Reviews

‘Honoured that you are writing my father’s biography’ the late Tony Benn, ‘...wonderfully written’ Hilary Benn

‘Sparkles with fascinating detail…a remarkable story of Liberal and Labour politics in the first half of the twentieth century.’ Michael Crick, Political Correspondent, Channel 4 News

‘Casts much light both on the evolution of British radicalism, and on the legacy which he bequeathed to his son, Tony. Professor Vernon Bogdanor, King's College, London

‘Brilliant biography…wonderful reading about the father and...discovering more about the son.’ Steve Richards of The Independent

‘Well-written and carefully researched, this fascinating biography brings to life a major figure in British political history…an excellent job of weaving together the strands of a complex life…as well as filling in the background of the Benn family’ Richard Doherty, military historian
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Sunday, 7 October 2012

Party membership collapses

Membership of political parties continues to fall. At its peak in the 1950s, the Conservative Party claimed over 3 million members, the Labour Party peaked at over a million and even the Liberals had nearly quarter of a million members at a time when they used to attract only 6% of the vote. The latest figures show Conservative Party membership down to 177,000, Labour at 194,000 and the Lib Dems on 65,000. A few smaller parties are increasing their membership, but this hardly affects the overall decline. Fewer than 1% of British people are now a member of a political party.

Should the major parties be worried? Over the whole of the last century, more than 100 seats at Westminster never once changed hands between parties, so perhaps some seats really are safe for the major parties no matter what happens. This complacency should be shaken by the fact that Martin Bell won one of the Conservatives’ safest seats (Tatton – now George Osborne’s seat) as an independent in 1997. Labour lost one of their safest seats (Blaenau Gwent) to an independent in 2005 and most recently George Galloway took the formerly-safe Labour seat of Bradford West for Respect at a by-election.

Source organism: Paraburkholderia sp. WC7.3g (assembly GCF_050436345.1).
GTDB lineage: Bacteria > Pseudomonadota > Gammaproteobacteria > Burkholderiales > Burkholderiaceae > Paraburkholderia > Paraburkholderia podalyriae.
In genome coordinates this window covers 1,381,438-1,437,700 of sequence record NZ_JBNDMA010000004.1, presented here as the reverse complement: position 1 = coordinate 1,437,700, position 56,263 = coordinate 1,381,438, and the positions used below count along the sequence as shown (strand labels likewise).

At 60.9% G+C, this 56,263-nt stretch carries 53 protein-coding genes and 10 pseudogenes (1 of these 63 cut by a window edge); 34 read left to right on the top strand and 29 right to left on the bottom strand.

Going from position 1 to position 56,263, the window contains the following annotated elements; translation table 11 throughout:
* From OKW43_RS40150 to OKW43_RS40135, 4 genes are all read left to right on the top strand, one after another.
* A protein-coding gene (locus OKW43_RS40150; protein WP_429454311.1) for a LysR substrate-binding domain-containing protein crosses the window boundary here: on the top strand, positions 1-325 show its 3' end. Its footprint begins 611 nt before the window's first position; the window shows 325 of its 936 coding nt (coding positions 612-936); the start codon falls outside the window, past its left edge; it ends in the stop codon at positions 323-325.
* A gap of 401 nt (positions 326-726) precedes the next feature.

The most memorable quote from a British politician over the last year was probably the victorious Galloway’s description of the main political parties as ‘three buttocks on the same arse’. Galloway clearly has his own particular vision of why the major parties are likely to occupy fewer seats in the future. But more conventional evidence does support his views. At the 1951 general election the three main parties won all except 3 of the seats at Westminster, but in 2010 no less than 27 seats went to candidates not allied to the three major parties. Whichever way you look at it, seats may well become less comfortable.

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